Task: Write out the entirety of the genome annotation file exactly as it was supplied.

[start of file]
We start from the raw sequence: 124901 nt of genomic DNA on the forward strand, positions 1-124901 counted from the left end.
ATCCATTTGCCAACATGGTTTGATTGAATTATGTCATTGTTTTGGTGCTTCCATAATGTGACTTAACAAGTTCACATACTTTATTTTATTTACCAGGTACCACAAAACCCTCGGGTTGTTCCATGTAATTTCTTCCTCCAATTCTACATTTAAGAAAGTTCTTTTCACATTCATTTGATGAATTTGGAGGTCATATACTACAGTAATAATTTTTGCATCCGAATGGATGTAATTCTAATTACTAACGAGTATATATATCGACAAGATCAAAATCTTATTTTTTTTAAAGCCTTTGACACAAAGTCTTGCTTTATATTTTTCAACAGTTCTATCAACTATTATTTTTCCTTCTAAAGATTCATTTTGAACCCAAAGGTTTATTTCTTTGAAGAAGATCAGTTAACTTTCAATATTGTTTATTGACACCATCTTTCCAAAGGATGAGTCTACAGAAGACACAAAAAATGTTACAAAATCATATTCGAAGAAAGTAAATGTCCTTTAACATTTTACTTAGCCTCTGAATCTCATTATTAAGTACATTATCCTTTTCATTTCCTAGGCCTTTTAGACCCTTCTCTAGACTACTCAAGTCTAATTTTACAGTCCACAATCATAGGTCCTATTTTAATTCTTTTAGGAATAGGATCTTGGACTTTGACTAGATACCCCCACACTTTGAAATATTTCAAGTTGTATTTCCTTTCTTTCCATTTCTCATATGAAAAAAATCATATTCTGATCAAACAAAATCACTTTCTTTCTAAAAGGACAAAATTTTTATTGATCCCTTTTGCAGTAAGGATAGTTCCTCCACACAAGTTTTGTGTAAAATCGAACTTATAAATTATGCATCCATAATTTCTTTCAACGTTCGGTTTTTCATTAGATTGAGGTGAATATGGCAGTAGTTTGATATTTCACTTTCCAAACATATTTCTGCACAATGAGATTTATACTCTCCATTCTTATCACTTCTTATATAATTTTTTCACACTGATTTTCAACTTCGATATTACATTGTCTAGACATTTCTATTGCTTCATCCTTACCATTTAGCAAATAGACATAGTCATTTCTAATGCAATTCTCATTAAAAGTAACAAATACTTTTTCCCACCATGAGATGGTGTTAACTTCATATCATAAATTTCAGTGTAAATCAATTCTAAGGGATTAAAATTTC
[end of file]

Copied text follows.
We start from the raw sequence: 124901 nt of genomic DNA on the forward strand, positions 1-124901 counted from the left end.
ATCCATTTGCCAACATGGTTTGATTGAATTATGTCATTGTTTTGGTGCTTCCATAATGTGACTTAACAAGTTCACATACTTTATTTTATTTACCAGGTACCACAAAACCCTCGGGTTGTTCCATGTAATTTCTTCCTCCAATTCTACATTTAAGAAAGTTCTTTTCACATTCATTTGATGAATTTGGAGGTCATATACTACAGTAATAATTTTTGCATCCGAATGGATGTAATTCTAATTACTAACGAGTATATATATCGACAAGATCAAAATCTTATTTTTTTTAAAGCCTTTGACACAAAGTCTTGCTTTATATTTTTCAACAGTTCTATCAACTATTATTTTTCCTTCTAAAGATTCATTTTGAACCCAAAGGTTTATTTCTTTGAAGAAGATCAGTTAACTTTCAATATTGTTTATTGACACCATCTTTCCAAAGGATGAGTCTACAGAAGACACAAAAAATGTTACAAAATCATATTCGAAGAAAGTAAATGTCCTTTAACATTTTACTTAGCCTCTGAATCTCATTATTAAGTACATTATCCTTTTCATTTCCTAGGCCTTTTAGACCCTTCTCTAGACTACTCAAGTCTAATTTTACAGTCCACAATCATAGGTCCTATTTTAATTCTTTTAGGAATAGGATCTTGGACTTTGACTAGATACCCCCACACTTTGAAATATTTCAAGTTGTATTTCCTTTCTTTCCATTTCTCATATGAAAAAAATCATATTCTGATCAAACAAAATCACTTTCTTTCTAAAAGGACAAAATTTTTATTGATCCCTTTTGCAGTAAGGATAGTTCCTCCACACAAGTTTTGTGTAAAATCGAACTTATAAATTATGCATCCATAATTTCTTTCAACGTTCGGTTTTTCATTAGATTGAGGTGAATATGGCAGTAGTTTGATATTTCACTTTCCAAACATATTTCTGCACAATGAGATTTATACTCTCCATTCTTATCACTTCTTATATAATTTTTTCACACTGATTTTCAACTTCGATATTACATTGTCTAGACATTTCTATTGCTTCATCCTTACCATTTAGCAAATAGACATAGTCATTTCTAATGCAATTCTCATTAAAAGTAACAAATACTTTTTCCCACCATGAGATGGTGTTAACTTCATATCATAAATTTCAGTGTAAATCAATTCTAAGGGATTAAAATTTC